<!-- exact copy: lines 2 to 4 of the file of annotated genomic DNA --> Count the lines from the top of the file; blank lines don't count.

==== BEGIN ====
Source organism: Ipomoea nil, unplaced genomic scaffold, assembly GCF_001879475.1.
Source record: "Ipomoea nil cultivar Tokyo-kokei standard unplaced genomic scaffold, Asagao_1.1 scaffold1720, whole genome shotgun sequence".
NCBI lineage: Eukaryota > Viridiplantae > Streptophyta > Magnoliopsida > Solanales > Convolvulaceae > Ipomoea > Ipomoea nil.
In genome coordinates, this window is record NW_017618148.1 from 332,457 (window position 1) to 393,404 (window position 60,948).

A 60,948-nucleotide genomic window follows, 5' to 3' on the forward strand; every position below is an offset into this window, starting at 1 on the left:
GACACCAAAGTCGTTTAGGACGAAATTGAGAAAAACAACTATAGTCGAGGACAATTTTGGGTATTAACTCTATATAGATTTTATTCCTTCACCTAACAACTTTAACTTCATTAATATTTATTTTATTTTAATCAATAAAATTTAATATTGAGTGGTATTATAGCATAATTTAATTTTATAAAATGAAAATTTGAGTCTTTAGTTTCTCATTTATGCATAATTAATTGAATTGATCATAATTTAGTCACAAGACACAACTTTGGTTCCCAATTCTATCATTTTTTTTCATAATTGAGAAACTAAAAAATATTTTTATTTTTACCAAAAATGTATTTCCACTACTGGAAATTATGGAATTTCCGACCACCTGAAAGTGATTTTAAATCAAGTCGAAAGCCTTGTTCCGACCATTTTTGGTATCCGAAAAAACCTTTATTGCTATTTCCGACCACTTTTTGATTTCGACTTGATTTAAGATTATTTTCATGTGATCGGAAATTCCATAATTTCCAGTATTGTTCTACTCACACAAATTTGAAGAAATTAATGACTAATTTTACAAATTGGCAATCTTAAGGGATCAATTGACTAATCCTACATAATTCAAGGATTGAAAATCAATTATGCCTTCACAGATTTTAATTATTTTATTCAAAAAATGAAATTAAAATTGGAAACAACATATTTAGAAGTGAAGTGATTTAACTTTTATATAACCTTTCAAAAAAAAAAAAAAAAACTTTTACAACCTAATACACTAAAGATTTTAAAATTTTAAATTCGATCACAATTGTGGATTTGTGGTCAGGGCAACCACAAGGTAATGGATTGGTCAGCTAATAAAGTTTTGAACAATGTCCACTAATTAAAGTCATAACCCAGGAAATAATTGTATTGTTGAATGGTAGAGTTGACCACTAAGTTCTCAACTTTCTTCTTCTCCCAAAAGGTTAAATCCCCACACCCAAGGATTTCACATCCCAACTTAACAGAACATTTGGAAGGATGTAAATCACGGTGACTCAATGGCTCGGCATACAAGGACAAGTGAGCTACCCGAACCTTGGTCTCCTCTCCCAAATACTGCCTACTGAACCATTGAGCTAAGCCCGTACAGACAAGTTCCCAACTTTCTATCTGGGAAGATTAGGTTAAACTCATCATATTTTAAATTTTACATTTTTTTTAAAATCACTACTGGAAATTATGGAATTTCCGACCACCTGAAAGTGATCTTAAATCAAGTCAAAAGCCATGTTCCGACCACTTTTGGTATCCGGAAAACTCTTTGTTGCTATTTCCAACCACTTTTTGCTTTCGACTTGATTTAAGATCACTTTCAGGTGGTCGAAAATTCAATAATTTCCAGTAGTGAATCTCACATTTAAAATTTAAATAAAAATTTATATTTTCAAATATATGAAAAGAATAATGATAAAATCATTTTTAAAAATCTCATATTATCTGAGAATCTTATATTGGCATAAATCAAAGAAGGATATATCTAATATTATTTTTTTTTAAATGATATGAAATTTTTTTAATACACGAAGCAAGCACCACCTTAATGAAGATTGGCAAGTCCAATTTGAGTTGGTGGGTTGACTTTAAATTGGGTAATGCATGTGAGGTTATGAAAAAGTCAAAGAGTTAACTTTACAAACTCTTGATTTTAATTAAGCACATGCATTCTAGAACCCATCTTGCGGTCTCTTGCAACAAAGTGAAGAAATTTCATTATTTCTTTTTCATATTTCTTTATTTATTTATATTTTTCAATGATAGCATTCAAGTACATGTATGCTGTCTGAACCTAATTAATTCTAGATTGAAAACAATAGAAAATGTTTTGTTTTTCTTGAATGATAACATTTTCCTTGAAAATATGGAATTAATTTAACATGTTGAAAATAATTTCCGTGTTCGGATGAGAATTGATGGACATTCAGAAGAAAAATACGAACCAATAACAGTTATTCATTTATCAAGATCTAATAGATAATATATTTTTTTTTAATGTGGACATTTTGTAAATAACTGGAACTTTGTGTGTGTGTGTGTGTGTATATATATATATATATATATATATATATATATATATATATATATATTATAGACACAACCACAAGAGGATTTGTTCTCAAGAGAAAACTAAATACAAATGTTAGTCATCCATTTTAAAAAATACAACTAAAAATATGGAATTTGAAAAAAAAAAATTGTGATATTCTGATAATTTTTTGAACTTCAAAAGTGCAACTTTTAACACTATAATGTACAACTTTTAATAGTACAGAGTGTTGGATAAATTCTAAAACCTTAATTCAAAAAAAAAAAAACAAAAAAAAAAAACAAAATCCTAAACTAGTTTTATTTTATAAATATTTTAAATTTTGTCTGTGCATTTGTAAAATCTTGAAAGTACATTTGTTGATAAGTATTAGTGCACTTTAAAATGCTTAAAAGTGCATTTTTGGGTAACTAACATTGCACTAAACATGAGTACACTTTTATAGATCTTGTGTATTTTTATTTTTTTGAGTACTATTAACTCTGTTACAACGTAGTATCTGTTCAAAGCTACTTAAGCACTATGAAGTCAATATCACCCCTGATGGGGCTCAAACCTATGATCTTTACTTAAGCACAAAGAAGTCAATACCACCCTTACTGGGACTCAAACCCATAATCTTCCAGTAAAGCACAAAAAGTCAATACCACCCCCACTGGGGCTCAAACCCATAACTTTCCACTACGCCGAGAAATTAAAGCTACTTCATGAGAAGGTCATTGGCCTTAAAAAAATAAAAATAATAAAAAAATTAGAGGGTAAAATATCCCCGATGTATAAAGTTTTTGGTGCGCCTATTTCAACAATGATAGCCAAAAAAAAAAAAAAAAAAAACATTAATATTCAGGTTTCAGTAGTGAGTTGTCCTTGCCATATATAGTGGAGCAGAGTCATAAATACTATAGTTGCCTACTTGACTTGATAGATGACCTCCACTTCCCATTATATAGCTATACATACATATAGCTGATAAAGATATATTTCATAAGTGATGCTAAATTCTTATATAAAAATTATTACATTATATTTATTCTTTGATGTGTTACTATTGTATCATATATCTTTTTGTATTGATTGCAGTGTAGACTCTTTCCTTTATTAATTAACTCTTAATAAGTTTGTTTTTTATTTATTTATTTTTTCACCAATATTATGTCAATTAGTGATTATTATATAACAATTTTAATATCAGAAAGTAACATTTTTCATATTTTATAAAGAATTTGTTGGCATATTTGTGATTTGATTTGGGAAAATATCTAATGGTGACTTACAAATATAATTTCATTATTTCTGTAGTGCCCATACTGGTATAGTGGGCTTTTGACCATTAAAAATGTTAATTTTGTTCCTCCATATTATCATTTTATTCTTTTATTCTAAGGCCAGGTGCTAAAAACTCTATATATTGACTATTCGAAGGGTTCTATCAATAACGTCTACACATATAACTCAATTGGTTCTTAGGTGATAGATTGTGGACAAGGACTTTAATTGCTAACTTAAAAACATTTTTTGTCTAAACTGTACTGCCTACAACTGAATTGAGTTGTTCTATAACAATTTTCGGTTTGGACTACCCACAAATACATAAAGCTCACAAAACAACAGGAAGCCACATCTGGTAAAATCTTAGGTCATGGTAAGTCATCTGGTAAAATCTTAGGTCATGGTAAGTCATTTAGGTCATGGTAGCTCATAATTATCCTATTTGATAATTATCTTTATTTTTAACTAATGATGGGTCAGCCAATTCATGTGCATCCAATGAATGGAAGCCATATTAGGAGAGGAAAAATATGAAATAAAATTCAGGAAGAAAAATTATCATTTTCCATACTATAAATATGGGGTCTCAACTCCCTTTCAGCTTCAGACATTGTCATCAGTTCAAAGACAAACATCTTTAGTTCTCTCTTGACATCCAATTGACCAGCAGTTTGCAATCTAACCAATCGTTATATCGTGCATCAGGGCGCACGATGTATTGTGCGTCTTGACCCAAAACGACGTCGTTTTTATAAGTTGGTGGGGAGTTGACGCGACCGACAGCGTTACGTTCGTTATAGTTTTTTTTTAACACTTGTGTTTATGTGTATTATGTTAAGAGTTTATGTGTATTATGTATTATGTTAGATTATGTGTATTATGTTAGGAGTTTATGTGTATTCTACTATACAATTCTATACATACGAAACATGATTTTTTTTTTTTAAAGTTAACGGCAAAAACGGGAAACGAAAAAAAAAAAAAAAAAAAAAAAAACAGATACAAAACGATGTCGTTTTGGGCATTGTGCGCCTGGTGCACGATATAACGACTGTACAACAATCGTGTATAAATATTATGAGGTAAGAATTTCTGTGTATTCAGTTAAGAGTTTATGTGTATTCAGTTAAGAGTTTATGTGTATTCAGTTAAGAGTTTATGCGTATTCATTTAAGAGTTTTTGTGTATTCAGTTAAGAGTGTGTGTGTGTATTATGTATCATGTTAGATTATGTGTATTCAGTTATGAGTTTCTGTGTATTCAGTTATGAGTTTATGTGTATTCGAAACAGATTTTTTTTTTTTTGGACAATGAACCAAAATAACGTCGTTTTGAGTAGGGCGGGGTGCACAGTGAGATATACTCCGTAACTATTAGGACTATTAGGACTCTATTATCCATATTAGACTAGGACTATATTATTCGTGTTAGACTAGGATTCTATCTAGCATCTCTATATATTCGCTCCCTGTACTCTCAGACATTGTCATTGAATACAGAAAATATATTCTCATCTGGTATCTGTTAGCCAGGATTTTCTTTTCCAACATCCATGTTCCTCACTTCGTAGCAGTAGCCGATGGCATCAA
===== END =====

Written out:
Source record: "Ipomoea nil cultivar Tokyo-kokei standard unplaced genomic scaffold, Asagao_1.1 scaffold1720, whole genome shotgun sequence".
NCBI lineage: Eukaryota > Viridiplantae > Streptophyta > Magnoliopsida > Solanales > Convolvulaceae > Ipomoea > Ipomoea nil.
In genome coordinates, this window is record NW_017618148.1 from 332,457 (window position 1) to 393,404 (window position 60,948).